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Changes in total IgE plasma concentration measured at the third month during anti-IgE treatment predict future exacerbation rates in difficult-to-treat atopic asthma: a pilot study

Roberto W Dal Negro, Massimo Guerriero, Claudio Micheletto, Silvia Tognella, Marilia Visconti
Journal of Asthma 2011, 48 (5): 437-41
21599560

UNLABELLED: In severe, difficult-to-treat atopic asthma with sensitization to perennial allergens, monoclonal antibodies directed against immunoglobulin E (IgE) are recognized to be clinically effective. Omalizumab, a recombinant monoclonal antibody, selectively binds to the high-affinity C-epsilon 3 site of human IgE and inhibits the inflammatory cascade in response to antigenic stimuli. Currently, no indicator is available for predicting patients' responsiveness to long-term omalizumab treatment. This study aims to assess the relationship between early changes in plasma IgE concentration and major outcome variables over a 12-month course of omalizumab.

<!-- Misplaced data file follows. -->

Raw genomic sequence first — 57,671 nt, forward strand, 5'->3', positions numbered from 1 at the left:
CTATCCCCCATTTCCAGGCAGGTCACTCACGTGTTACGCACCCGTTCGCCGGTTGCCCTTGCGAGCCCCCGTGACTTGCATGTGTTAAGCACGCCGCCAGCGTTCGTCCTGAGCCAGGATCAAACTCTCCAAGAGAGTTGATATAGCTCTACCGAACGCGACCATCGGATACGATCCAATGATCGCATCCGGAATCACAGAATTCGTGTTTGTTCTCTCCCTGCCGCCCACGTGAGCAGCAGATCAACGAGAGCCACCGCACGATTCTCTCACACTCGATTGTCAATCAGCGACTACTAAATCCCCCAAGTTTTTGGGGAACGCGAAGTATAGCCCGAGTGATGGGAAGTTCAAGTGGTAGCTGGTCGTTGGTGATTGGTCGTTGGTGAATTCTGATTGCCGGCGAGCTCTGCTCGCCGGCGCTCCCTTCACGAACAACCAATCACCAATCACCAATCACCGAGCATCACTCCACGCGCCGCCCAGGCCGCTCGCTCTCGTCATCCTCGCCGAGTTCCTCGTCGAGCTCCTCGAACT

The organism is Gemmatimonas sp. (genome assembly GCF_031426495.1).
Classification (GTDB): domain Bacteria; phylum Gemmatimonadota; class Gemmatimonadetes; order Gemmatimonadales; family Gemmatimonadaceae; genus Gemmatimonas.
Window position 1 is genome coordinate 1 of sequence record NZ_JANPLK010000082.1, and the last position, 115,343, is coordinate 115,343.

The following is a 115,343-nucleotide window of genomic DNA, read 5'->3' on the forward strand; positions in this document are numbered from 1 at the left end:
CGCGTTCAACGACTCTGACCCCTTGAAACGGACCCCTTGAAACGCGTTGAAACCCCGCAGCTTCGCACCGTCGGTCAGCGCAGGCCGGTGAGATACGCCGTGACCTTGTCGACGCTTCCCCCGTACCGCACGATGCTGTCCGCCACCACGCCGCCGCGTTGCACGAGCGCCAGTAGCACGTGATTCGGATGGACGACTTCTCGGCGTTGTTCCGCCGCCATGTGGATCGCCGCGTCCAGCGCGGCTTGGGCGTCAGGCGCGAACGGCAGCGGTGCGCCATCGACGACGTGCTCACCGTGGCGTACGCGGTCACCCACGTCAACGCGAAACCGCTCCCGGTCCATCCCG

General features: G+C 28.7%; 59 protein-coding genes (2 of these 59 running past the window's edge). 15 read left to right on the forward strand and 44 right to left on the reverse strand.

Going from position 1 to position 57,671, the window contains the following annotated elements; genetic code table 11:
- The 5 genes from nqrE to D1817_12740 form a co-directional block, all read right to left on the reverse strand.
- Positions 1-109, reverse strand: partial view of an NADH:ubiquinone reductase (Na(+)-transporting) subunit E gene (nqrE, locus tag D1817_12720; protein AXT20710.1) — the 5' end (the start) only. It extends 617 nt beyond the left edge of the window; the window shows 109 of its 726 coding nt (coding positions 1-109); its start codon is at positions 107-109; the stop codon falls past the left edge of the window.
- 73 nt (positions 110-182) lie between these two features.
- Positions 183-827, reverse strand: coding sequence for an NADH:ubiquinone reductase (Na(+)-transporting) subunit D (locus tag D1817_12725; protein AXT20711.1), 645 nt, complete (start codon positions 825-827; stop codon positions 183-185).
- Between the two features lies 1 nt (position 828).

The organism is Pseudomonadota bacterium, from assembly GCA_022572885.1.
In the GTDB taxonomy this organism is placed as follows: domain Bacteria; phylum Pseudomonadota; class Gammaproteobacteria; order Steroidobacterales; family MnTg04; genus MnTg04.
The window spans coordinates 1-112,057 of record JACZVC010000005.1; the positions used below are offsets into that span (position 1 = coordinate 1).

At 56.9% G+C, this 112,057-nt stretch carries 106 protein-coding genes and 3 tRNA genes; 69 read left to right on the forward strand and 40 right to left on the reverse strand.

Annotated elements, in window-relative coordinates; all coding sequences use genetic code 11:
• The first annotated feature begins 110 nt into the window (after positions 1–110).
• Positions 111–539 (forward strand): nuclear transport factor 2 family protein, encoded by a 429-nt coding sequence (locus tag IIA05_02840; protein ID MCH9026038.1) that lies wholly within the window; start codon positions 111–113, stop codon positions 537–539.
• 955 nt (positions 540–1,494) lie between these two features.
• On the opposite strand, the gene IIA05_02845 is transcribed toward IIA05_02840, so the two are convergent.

METHODS: Twenty-three nonsmoking, severe asthmatics (14 females; mean age 47.3 years ± 12.0 SD; mean BMI 25.8 kg/m(2) ± 9.6 SD) sensitized to perennial allergens and unresponsive to high doses of common therapies were evaluated during a 12-month period of omalizumab treatment. Variables included total IgE plasma concentrations, Forced Expiratory Volume 1 second (FEV(1)) symptom complaints (Asthma Control Test (ACT) score), number of emergency visits, hospitalizations, and exacerbations. The Wilcoxon signed-rank test was used to compare changes observed after the 1-year omalizumab treatment versus baseline. Statistical modelization was used to determine possible relationships between changes in outcomes after 12 months and early changes in plasma IgE (after 3 months of treatment).

RESULTS: The number of emergency visits, hospitalizations, and exacerbations decreased (p < .004, p < .001, and p < .001, respectively) over the 12-months. In contrast, FEV(1) and ACT score substantially increased (both p < .001); the ACT score reaching maximum after only 3 months. The S model showed the best fit and proved the strict relationship between the increase in IgE after 3 months and the exacerbation rate over the 1-year survey (threshold value of ≥250 IU/ml, p < .001). The improvement in FEV(1) was independent of the increase in IgE.

CONCLUSIONS: When confirmed on a larger population, early changes in IgE may be used as a predictor of future responders to omalizumab in terms of exacerbation rate, thus minimizing the economic burden of anti-IgE therapy.

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